“There are no effective mechanisms in place to force large Asian economies to comply with the price cap. A potential designation of Russia as a state sponsor of terrorism by the Biden administration could provide such a mechanism, but at the moment, such a move appears unlikely. Without an effective mechanism to punish non EU/G7 countries for buying Russian oil at above-ceiling prices, enforcement will be challenging, and the price cap will only have a temporary effect on the oil market,” says Manaenkov.
The U.S and Europe could lose more as the rest of the world may develop alternative shipping and insurance hubs. The process may hasten as such steps are already underway, starting with de-dollarisation.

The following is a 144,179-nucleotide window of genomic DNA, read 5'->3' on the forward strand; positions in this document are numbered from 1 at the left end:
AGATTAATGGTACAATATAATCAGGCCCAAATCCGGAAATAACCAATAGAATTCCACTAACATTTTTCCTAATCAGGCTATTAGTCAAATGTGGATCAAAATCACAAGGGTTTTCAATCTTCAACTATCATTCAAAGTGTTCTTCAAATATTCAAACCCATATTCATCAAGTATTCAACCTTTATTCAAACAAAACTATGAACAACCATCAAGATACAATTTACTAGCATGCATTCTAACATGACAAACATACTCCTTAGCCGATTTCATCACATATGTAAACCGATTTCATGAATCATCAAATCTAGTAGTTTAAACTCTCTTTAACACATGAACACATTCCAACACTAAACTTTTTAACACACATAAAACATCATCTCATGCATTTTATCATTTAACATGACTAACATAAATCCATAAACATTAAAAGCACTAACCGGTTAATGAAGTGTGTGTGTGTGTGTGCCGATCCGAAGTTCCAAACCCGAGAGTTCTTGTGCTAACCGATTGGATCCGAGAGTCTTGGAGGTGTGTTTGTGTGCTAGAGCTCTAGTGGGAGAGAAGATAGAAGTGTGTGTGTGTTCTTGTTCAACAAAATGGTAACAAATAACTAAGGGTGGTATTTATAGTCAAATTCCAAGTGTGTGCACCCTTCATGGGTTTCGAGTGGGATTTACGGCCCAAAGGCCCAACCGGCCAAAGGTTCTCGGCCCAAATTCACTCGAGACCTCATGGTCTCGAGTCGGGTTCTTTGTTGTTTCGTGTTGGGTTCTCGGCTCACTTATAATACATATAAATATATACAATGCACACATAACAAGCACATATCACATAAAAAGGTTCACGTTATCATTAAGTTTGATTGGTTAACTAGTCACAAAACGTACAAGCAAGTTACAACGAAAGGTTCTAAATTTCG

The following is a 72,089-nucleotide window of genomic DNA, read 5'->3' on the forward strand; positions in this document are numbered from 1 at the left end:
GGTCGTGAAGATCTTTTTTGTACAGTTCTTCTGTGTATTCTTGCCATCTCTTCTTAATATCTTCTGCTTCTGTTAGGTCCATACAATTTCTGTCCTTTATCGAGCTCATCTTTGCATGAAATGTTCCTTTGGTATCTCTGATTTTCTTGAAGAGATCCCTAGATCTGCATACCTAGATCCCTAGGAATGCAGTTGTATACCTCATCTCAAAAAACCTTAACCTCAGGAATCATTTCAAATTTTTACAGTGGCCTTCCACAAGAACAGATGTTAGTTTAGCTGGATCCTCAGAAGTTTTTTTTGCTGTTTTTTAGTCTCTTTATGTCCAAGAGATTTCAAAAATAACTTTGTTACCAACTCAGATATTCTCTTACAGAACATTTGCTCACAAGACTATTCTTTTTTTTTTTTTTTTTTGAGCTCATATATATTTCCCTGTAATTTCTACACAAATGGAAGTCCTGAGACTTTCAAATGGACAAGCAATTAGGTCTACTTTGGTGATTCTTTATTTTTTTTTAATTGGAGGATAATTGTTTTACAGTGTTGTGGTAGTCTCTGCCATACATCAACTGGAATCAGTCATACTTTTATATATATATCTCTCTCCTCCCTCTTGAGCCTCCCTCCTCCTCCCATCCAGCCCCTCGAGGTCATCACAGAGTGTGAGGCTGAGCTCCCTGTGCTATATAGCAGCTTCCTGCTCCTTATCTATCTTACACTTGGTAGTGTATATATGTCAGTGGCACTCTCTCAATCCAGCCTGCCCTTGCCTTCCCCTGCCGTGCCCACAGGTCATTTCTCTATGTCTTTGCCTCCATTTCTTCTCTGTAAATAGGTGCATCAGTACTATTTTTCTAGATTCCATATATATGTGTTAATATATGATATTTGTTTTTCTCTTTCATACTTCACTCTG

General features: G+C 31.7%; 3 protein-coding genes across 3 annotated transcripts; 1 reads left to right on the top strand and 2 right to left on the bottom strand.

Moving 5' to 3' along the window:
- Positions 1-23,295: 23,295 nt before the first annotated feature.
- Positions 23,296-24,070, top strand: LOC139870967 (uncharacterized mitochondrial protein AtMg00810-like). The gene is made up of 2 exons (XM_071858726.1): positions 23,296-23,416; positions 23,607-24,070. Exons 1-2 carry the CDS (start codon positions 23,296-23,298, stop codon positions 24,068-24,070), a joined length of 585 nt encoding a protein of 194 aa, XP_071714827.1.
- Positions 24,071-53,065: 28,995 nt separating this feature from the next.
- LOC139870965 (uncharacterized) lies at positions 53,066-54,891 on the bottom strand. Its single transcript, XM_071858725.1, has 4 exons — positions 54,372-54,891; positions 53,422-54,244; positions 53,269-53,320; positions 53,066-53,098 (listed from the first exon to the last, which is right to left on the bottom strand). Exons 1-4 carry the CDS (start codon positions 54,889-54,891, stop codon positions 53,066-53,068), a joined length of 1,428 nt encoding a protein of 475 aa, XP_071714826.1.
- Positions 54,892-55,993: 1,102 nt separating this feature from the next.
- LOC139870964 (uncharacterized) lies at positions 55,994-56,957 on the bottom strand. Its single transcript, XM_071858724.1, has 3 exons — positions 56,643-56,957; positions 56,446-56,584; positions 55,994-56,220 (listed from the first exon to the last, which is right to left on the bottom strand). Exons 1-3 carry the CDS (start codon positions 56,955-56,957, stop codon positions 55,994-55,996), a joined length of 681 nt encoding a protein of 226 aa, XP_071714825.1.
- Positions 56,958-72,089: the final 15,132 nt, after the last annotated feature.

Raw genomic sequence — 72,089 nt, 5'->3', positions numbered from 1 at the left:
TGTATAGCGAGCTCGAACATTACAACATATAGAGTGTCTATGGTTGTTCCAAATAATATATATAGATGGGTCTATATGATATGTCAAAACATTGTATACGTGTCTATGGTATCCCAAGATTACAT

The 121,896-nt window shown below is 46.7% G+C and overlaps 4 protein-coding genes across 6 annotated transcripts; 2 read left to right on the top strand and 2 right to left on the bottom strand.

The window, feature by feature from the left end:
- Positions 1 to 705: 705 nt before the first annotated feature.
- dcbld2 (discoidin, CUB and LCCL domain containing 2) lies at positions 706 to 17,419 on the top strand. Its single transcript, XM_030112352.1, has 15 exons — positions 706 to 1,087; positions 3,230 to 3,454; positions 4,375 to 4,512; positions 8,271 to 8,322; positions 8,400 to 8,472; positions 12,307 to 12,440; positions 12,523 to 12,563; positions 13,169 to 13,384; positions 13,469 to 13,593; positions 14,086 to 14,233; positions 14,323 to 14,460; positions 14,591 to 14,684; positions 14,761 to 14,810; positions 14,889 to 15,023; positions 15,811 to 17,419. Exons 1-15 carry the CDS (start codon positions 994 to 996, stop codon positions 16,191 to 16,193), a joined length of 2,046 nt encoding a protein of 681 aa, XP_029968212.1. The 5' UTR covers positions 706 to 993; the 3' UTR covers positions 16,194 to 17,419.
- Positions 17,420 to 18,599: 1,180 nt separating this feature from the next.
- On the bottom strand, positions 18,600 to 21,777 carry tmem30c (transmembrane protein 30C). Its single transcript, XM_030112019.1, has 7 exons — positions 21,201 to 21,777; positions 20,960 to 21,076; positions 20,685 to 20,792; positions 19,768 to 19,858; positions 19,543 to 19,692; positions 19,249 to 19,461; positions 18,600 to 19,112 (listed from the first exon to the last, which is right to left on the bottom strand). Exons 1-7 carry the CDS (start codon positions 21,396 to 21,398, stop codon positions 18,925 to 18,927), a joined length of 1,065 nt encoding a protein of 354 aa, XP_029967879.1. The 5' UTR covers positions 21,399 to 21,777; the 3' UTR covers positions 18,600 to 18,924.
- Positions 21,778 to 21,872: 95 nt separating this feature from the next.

Who benefits from the price ceiling?
Answer: emerging nations such as India and others. The U.S. and the E.U. want them to pay between $40 and $60 per barrel for Russian oil.
“In recent months, the market discount for Russian oil has narrowed from around $40/barrel in the Spring of 2022 to around $20/barrel in recent weeks. The imposition of the cap and the associated restrictions could widen the market discount again, which buyers of Russian oil may welcome,” says Manaenkov.
Impact on Russia and OPEC +
Western sanctions and “voluntary” limitations imposed by several international oil dealers have already resulted in the Urals being supplied to the Asia-Pacific region and South Asia markets at a discount of up to $30 per barrel relative to the price of Brent in the spring. To balance the next year’s Russian budget, which is based on a cost of $70 a barrel, Brent needs to be quoted at a minimum of $100. After reaching $130 per barrel in March, prices dropped to $85.14 per barrel at the end of September. On October 5, however, the price of OPEC+ decisions steadied at $92.